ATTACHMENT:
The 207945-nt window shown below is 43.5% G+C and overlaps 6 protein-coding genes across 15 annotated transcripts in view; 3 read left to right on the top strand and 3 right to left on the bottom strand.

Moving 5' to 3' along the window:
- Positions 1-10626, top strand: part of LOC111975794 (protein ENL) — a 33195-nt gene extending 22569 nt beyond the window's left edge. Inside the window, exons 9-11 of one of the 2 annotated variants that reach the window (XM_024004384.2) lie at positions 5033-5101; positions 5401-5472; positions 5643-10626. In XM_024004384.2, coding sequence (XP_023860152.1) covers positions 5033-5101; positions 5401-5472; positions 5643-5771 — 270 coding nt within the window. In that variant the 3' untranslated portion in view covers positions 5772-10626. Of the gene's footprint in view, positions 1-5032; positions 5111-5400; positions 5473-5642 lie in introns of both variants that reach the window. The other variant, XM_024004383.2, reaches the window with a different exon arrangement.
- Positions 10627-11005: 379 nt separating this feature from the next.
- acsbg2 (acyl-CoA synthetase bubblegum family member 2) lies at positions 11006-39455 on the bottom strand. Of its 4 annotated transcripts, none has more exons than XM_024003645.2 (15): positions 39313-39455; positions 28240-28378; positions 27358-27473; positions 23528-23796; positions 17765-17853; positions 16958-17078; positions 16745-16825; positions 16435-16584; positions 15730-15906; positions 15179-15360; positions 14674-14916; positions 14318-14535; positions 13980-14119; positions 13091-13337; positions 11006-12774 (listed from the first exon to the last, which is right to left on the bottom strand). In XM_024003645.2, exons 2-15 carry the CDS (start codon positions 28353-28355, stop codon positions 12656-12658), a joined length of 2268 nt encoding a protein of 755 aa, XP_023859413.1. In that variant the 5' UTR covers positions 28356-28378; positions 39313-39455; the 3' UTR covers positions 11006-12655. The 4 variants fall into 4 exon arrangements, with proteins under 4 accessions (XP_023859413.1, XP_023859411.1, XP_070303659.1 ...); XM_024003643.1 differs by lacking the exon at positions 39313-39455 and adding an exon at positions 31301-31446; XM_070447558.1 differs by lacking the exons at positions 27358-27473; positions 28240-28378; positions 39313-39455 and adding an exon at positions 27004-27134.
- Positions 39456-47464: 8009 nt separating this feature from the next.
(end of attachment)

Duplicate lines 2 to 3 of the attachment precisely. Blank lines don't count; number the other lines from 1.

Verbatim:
Moving 5' to 3' along the window:
- Positions 1-10626, top strand: part of LOC111975794 (protein ENL) — a 33195-nt gene extending 22569 nt beyond the window's left edge. Inside the window, exons 9-11 of one of the 2 annotated variants that reach the window (XM_024004384.2) lie at positions 5033-5101; positions 5401-5472; positions 5643-10626. In XM_024004384.2, coding sequence (XP_023860152.1) covers positions 5033-5101; positions 5401-5472; positions 5643-5771 — 270 coding nt within the window. In that variant the 3' untranslated portion in view covers positions 5772-10626. Of the gene's footprint in view, positions 1-5032; positions 5111-5400; positions 5473-5642 lie in introns of both variants that reach the window. The other variant, XM_024004383.2, reaches the window with a different exon arrangement.